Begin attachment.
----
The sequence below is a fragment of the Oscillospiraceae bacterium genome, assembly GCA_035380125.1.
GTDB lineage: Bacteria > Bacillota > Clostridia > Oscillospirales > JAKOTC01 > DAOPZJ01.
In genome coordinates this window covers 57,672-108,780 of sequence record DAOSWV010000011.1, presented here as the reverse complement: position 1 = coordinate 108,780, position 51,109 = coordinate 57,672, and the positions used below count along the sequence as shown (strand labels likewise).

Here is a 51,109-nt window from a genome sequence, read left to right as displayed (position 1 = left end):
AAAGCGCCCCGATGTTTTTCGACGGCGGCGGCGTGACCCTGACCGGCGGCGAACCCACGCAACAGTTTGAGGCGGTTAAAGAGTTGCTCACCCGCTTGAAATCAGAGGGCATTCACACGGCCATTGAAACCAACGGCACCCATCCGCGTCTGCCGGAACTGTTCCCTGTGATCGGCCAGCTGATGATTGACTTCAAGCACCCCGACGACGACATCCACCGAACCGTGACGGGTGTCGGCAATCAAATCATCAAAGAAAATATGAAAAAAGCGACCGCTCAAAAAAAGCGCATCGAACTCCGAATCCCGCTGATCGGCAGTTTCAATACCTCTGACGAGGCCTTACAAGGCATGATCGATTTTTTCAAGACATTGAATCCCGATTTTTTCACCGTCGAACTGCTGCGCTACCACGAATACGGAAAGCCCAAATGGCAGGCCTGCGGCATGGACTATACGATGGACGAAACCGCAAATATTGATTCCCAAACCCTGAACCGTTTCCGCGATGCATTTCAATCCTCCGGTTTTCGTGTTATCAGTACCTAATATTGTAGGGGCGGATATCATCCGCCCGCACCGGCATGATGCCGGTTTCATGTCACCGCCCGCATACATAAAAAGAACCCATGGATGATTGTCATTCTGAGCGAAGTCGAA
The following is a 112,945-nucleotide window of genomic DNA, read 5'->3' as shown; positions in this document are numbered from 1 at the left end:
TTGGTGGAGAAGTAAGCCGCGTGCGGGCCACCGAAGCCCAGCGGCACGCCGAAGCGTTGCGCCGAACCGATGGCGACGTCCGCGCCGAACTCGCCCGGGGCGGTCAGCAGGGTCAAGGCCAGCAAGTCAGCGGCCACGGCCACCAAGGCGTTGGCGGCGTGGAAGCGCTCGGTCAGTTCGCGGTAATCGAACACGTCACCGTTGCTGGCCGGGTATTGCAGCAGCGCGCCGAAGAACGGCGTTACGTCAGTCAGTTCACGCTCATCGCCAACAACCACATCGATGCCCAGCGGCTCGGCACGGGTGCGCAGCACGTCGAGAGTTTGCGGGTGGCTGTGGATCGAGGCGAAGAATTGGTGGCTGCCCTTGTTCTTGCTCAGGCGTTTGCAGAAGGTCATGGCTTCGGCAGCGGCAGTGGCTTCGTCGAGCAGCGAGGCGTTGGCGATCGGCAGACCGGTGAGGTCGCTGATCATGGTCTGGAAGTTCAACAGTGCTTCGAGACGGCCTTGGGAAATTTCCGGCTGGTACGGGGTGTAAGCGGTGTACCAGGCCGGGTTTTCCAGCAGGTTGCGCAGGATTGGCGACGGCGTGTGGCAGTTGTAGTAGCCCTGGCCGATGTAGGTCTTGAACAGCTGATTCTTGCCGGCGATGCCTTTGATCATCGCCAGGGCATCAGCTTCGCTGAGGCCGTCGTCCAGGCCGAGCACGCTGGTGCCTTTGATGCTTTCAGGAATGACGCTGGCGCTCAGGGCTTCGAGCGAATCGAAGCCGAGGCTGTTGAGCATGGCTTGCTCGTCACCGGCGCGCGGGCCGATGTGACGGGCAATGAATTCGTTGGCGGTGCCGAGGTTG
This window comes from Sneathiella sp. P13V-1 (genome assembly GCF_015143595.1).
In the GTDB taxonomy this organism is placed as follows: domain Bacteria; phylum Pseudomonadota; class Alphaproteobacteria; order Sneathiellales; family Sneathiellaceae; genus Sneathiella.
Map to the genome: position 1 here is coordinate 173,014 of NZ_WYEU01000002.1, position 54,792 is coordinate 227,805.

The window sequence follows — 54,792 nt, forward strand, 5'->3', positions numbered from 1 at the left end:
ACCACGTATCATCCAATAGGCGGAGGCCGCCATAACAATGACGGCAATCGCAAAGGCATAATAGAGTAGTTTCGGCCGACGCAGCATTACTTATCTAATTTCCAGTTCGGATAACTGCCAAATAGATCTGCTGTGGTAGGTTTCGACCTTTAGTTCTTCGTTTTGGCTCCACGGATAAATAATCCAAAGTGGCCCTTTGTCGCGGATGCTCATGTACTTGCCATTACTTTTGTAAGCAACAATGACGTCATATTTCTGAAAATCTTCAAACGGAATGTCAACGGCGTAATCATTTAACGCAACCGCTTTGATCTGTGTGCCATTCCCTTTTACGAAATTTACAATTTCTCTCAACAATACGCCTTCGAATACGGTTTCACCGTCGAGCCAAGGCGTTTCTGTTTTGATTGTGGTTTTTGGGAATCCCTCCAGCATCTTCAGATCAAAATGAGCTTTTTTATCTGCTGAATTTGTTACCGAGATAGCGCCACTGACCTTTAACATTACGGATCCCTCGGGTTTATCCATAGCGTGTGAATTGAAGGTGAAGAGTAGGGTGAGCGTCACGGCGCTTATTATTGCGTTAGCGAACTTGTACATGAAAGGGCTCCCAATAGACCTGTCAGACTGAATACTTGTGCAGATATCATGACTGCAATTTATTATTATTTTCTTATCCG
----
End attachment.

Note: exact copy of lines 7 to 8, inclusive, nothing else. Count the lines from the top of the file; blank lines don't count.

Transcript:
TTGGTGGAGAAGTAAGCCGCGTGCGGGCCACCGAAGCCCAGCGGCACGCCGAAGCGTTGCGCCGAACCGATGGCGACGTCCGCGCCGAACTCGCCCGGGGCGGTCAGCAGGGTCAAGGCCAGCAAGTCAGCGGCCACGGCCACCAAGGCGTTGGCGGCGTGGAAGCGCTCGGTCAGTTCGCGGTAATCGAACACGTCACCGTTGCTGGCCGGGTATTGCAGCAGCGCGCCGAAGAACGGCGTTACGTCAGTCAGTTCACGCTCATCGCCAACAACCACATCGATGCCCAGCGGCTCGGCACGGGTGCGCAGCACGTCGAGAGTTTGCGGGTGGCTGTGGATCGAGGCGAAGAATTGGTGGCTGCCCTTGTTCTTGCTCAGGCGTTTGCAGAAGGTCATGGCTTCGGCAGCGGCAGTGGCTTCGTCGAGCAGCGAGGCGTTGGCGATCGGCAGACCGGTGAGGTCGCTGATCATGGTCTGGAAGTTCAACAGTGCTTCGAGACGGCCTTGGGAAATTTCCGGCTGGTACGGGGTGTAAGCGGTGTACCAGGCCGGGTTTTCCAGCAGGTTGCGCAGGATTGGCGACGGCGTGTGGCAGTTGTAGTAGCCCTGGCCGATGTAGGTCTTGAACAGCTGATTCTTGCCGGCGATGCCTTTGATCATCGCCAGGGCATCAGCTTCGCTGAGGCCGTCGTCCAGGCCGAGCACGCTGGTGCCTTTGATGCTTTCAGGAATGACGCTGGCGCTCAGGGCTTCGAGCGAATCGAAGCCGAGGCTGTTGAGCATGGCTTGCTCGTCACCGGCGCGCGGGCCGATGTGACGGGCAATGAATTCGTTGGCGGTGCCGAGGTTG
This window comes from Sneathiella sp. P13V-1 (genome assembly GCF_015143595.1).